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Paul Manafort. Photo: Alex Wong via Getty Images

In a partially-redacted transcript of a hearing this week, Judge Amy Berman Jackson called direct attention to the significance of lies Paul Manafort told about longtime business associate Konstantin Kilimnik, who the Mueller investigation believes has ties to Russian intelligence.

"[W]e've now spent considerable time talking about multiple clusters of false or misleading or incomplete or need-to be-prodded-by-counsel statements, all of which center around the defendant's relationship or communications with Mr. Kilimnik. This is a topic at the undisputed core of the Office of Special Counsel's investigation..."

Why it matters: Manafort, who prosecutors said on Friday could face between 19 and 24 years in prison for financial crimes, had the chance to cooperate with the special counsel in exchange for leniency. And yet he chose to throw that opportunity away and risk spending the rest of his life in prison by lying to investigators, including — among other details — about his interactions with Kilimnik.

What we know: Kilimnik served as Manafort's liason to Russian oligarch Oleg Deripaska and was in frequent communication with Manafort while he was working as Trump's unpaid campaign manager, according to the Washington Post. He served in the Soviet army and is believed to have been an officer in the GRU, the Russian intelligence agency indicted by Mueller for hacking and leading the interference effort in the 2016 U.S. presidential election.

  • Deputy Trump campaign manager Rick Gates, who is a cooperating witness, told the special counsel that Manafort shared 2016 campaign polling data with Kilimnik. Manafort subsequently lied to investigators about doing so — one of the false statements that caused him to breach his plea deal.

What we don't know: It's unclear when Manafort shared the data and whether it was public or private campaign information. Notably, however, Manafort's defense attorney told Judge Jackson in a hearing that the data was too complex to be of any use to Kilimnik: "It frankly, to me, is gibberish ... It’s not easily understandable."

  • Jackson responded: "That’s what makes it significant and unusual.”

The bottom line: Jackson called Manafort's lies "a problematic attempt to shield his Russian conspirator from liability," raising "legitimate questions about where his loyalties lie." It's a remarkable statement from a federal judge who knows far more than the public about what exactly Robert Mueller has uncovered.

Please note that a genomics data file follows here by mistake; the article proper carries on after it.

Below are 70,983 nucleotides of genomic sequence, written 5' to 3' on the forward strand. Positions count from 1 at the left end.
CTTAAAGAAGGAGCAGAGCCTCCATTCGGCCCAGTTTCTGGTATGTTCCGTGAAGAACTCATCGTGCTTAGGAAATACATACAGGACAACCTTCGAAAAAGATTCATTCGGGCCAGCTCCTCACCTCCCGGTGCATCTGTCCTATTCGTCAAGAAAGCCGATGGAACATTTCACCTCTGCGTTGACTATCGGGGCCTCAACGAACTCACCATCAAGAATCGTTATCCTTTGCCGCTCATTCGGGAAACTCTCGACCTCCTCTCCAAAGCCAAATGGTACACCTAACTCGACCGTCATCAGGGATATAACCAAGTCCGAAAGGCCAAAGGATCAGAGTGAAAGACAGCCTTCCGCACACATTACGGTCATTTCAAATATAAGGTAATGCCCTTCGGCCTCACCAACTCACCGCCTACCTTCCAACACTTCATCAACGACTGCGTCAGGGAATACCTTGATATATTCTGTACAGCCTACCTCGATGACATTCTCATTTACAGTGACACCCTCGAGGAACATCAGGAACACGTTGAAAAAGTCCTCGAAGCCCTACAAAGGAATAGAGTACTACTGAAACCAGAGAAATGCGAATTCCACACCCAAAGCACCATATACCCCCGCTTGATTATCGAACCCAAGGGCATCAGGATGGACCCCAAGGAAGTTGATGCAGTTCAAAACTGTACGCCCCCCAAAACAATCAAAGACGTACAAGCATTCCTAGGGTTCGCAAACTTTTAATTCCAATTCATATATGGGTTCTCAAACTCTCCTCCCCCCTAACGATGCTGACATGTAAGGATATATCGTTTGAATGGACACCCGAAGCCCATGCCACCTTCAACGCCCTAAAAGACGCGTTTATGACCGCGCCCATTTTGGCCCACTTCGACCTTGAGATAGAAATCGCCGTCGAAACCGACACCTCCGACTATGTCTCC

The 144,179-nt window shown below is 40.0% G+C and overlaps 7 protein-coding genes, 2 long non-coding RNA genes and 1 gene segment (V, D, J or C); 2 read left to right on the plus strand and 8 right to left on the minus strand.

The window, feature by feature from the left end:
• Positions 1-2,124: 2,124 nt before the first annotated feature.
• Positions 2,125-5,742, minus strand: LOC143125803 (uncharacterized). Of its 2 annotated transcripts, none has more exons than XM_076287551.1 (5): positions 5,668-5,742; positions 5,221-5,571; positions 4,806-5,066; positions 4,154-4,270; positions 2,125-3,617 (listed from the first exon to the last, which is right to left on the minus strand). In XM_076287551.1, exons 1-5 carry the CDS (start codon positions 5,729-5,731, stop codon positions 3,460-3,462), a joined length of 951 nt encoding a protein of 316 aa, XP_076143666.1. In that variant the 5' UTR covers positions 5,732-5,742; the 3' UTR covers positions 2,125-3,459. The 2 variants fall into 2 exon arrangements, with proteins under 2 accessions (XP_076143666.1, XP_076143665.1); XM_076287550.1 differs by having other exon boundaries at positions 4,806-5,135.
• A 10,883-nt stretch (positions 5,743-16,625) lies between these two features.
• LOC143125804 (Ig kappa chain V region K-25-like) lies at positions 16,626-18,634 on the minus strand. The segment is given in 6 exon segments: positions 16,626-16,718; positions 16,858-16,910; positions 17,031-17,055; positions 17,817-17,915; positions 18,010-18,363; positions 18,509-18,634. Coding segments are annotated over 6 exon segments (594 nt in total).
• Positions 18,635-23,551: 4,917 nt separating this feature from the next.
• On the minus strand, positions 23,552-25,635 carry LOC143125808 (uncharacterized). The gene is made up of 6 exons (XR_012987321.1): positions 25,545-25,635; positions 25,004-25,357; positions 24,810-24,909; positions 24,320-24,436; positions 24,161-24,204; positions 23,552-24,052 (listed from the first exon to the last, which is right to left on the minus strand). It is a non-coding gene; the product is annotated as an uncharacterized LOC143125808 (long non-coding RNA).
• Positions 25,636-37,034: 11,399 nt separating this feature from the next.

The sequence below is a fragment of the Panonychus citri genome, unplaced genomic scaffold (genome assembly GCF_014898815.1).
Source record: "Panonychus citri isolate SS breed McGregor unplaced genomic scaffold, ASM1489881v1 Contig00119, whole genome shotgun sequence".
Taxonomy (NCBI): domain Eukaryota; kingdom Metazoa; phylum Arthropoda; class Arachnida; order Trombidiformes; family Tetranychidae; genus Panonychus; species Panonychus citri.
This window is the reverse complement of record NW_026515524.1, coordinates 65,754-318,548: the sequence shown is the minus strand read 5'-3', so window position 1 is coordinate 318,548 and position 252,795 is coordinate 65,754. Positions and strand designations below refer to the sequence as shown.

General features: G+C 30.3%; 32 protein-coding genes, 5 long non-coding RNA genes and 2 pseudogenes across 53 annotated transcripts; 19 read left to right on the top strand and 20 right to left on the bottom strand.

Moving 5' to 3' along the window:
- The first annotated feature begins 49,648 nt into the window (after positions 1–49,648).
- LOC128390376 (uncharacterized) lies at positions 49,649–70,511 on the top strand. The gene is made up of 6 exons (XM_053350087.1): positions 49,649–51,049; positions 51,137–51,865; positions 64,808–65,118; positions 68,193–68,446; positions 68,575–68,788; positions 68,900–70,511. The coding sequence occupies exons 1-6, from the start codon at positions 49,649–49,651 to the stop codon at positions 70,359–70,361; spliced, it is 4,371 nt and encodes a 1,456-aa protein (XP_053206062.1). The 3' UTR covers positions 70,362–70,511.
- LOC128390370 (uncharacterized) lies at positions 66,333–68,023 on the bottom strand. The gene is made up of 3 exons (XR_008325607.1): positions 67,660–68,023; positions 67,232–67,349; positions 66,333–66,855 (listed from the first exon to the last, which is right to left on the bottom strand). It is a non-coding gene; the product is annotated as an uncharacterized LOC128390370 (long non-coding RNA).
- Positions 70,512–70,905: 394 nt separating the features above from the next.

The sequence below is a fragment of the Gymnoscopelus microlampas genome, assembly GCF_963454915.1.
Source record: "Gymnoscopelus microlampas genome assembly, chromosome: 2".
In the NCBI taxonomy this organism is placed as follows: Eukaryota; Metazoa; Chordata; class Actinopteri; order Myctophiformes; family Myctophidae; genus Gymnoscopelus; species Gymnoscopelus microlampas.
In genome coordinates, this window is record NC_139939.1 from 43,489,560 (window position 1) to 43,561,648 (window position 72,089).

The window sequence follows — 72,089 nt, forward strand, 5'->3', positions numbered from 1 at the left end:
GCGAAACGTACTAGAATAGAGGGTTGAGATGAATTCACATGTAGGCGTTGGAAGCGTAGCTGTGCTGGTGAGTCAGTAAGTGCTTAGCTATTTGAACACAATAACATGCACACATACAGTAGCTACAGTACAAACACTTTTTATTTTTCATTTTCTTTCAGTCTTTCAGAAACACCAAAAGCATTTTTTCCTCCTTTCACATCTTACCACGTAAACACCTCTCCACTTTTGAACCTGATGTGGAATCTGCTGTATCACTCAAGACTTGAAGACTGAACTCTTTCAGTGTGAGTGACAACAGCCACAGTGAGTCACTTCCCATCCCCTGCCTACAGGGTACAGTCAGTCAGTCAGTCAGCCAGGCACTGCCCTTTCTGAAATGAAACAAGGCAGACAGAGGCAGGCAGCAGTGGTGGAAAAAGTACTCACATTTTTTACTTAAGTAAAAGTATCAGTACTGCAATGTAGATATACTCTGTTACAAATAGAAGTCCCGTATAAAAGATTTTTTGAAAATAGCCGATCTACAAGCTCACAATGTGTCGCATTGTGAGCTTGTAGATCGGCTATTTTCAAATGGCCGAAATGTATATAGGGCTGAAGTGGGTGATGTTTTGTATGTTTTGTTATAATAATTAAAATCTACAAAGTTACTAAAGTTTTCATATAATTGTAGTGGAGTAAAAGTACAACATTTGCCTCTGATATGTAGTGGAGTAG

Go deeper: Every big move in the Mueller investigation

Go deeper

Laurel Hubbard to become 1st openly trans athlete to compete at Olympics

New Zealand's Laurel Hubbard at the Gold Coast 2018 Commonwealth Games in Australia, when she became the first openly transgender athlete to represent NZ. Photo: Scott Barbour/Getty Images

The New Zealand Olympic Committee has announced that Laurel Hubbard has been selected for the women's weightlifting team for the Tokyo Games — making her the first openly transgender athlete to compete at the event.

The big picture: Hubbard, 43, is part of a five-member Kiwi weightlifting team and will compete in the women's super heavyweight category. Meanwhile, BMX rider Chelsea Wolfe will become the first openly trans athlete to travel to the Olympics with Team USA, when she arrives in Tokyo as a reserve rider.

American Airlines cuts hundreds of flights amid demand surge

Photo: Joe Raedle/Getty Images

American Airlines announced Sunday that it's cutting some 950 flights from its schedule, including 296 this weekend, to reduce potential pressure on its operations, the Wall Street Journal first reported.

Driving the news: The U.S. vaccine rollout has led to a massive increase in travel bookings. The airline noted in an emailed statement that it's facing an "incredibly quick ramp up of customer demand."

Updated 4 hours ago - Politics & Policy

Florida Pride parade fatal crash a "tragic accident," police say

Participants walk away as police investigate the scene where a pickup truck drove into a crowd of people at a Pride parade in Wilton Manors, Florida, on Saturday. Photo: Jason Koerner/Getty Images

Police said Sunday they believe a driver unintentionally hit spectators at a weekend Pride parade in Wilton Manors, Florida, resulting in the death of one man and leaving another person hospitalized.

The latest: Addressing speculation that the crash may have been a hate crime against the LGBTQ community, Wilton Manors police chief Gary Blocker said in a statement: "Today we know yesterday's incident was a tragic accident, and not a criminal act directed at anyone, or any group of individuals."